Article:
“Mr Kimber” is a formal title rarely used to describe …

Comment on Dick Kimber: premier scholar of Central Australia by John Bell.

“Mr Kimber” is a formal title rarely used to describe the gentlest, kindest,loveliest old ratbag bloke in Alice. A scholar and a gentleman – The Galloping Glacier who kicked 10 goals 4 points at full forward in a breakout performance for bottom team Melanka against top team Pioneers in the early ’70s in a game of footy at Traeger that will live forever in Central Australian folklore.

Dicky Kimber – Legend. That about sums it up, I reckon.

Recent Comments by John Bell

Code of conduct allegations ‘vexatious, frivolous’ – councillor
@ Interested Darwin Observer. Admittedly, I follow the Alice Council from afar, but the way that the investigation of the complaint against Cr Cocking was conducted is pretty typical across local councils generally everywhere these days.
The blurring of tiered government responsibilities and charter is totally lost on the bulk of ordinary punters.
Councils are now a most powerful source of setting social political policy and forcing it on State governments.
They are frighteningly powerful in inner city electorates.
Jimmy is part of this council-power politicised cuthroat scene.
So he should toughen up, Buttercup, because there is be plenty more where that came from. On all sides.


Now $90m earmarked for Aboriginal gallery
Dare ask the question – where is this money coming from? Another $90m? Pfffft … chickenfeed!
Spending has overtaken the Australian economy like a virus. The NT is following Victoria.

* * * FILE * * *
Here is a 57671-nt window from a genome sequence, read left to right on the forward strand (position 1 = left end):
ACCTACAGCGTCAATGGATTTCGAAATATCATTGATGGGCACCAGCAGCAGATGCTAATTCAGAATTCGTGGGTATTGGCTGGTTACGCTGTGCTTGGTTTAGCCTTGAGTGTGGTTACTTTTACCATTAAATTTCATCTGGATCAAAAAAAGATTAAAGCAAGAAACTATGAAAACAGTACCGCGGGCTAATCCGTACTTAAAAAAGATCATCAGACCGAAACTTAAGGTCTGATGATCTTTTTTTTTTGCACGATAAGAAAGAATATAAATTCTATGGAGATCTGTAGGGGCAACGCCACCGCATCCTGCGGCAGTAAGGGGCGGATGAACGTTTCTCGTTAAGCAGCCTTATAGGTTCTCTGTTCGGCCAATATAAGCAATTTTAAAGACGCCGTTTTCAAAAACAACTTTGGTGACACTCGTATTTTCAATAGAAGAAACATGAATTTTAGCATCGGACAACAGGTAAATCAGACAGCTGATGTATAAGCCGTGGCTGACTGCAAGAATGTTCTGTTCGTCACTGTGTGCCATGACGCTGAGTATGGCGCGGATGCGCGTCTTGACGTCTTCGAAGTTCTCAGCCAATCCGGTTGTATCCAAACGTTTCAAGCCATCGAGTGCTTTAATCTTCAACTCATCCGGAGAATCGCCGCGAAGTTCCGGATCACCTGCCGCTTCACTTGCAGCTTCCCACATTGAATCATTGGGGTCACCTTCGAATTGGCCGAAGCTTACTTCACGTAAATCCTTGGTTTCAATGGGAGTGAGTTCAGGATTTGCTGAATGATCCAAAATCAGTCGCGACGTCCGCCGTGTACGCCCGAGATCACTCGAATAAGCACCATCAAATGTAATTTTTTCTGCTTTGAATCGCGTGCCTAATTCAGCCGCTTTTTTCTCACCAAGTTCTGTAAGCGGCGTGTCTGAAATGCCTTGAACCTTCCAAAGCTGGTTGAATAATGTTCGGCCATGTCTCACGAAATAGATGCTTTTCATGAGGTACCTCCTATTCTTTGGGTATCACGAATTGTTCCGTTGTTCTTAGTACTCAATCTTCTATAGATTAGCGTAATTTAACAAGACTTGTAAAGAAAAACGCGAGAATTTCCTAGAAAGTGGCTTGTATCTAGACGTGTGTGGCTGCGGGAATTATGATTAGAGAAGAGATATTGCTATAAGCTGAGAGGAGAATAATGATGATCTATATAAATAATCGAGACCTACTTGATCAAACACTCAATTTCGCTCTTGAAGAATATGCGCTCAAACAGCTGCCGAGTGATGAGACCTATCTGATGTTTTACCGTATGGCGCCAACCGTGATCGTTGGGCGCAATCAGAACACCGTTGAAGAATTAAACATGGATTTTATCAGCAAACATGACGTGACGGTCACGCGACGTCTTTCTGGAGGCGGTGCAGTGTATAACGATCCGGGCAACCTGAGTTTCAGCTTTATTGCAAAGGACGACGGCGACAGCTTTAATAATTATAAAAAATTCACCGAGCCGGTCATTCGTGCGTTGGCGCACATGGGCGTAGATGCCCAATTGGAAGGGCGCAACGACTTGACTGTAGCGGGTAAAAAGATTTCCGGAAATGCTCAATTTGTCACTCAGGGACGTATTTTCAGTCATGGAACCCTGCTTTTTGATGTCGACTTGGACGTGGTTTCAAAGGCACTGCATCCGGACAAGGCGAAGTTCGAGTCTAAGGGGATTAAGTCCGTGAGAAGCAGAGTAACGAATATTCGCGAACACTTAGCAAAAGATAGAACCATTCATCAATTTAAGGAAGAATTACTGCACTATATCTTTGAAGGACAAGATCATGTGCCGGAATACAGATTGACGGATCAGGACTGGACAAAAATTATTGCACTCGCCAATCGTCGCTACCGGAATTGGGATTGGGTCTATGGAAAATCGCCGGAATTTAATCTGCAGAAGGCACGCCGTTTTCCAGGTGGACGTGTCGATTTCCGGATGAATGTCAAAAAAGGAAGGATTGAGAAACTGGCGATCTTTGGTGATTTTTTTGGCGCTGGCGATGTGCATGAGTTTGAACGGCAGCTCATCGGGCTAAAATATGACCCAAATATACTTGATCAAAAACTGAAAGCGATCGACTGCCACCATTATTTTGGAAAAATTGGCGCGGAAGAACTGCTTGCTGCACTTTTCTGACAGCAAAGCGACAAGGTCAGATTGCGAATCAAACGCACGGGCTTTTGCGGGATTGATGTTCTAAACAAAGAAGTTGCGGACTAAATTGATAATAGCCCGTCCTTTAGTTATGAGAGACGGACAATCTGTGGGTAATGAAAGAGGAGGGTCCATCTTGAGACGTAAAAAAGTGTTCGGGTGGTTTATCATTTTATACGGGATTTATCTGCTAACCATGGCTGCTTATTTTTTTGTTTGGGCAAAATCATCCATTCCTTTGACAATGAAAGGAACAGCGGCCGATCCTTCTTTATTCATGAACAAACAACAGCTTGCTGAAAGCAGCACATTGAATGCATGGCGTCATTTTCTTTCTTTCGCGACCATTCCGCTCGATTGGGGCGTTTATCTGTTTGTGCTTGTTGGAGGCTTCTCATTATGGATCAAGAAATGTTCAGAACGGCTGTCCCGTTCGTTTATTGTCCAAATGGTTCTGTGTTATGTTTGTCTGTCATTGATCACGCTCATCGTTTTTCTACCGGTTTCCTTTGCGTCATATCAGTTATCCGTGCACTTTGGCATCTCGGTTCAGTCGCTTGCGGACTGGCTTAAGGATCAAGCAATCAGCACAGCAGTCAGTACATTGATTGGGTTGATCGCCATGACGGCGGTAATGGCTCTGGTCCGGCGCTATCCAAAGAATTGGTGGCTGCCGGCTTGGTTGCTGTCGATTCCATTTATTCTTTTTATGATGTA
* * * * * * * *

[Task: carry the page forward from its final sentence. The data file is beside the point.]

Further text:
Hang on … it’s election week.
Imagine trying to run a family household weekly budget like these politicians. The family would be on the streets in a month.


How much of our relationship with Aborigines is hypocrisy?
Jakub Baranski. Thank you for your view on Aboriginal dugout canoes. It is historically interesting.
I have had an interest since my youth in Matthew Flinders’ amazing circumnavigation of Australia in a tiny boat.
Then in 2003 I visited Japan and stumbled across a small maritime museum on the coast 80 km north of Tokyo. I was astounded to see a huge 12th century map outline of the eastern Australian coastline from the tip of Cape Yorke down to approximately the border of present day Victoria.
The young with-it Japanese curator told me that local fishing boats went fishing all the way down the Australian coast for centuries before the emperors banned overseas sailing after the Divine Wind attempted invasion by the Chinese.
Suspended from the three storey ceiling was a replica of one of those original fishing boats. Tiny. My mind boggled.
It would be terrific education for an Australian maritime museum to display such boats from different peoples and countries during these eras.
It would give us a greater appreciation of the comparative maritime brilliance of the different cultures.


Leaving town: Centre, its creatures will miss Kaye Kessing
Kaye. A very kind and gentle lady whom I am very proud to call a friend since early 70s Melanka days.
The mural on the Coles wall from the Ghan window is my lasting memory of a brilliant talent.
The friend of the endangered species. Alice has been greatly enriched by a good lady.


If you can climb Mt Everest and in Yosemite, why not Uluru?
I have never been able to work out exactly why The Rock should not be climbed.
Is it a spiritual religious thing? Or is it simply because the custodians think it is a “respect” thing?
If the latter, is it because the custodians feel offended or is Uluru considered a living entity that feels offended?
I am fair dinkum when I ask this. Different people have different views. It is confusing.


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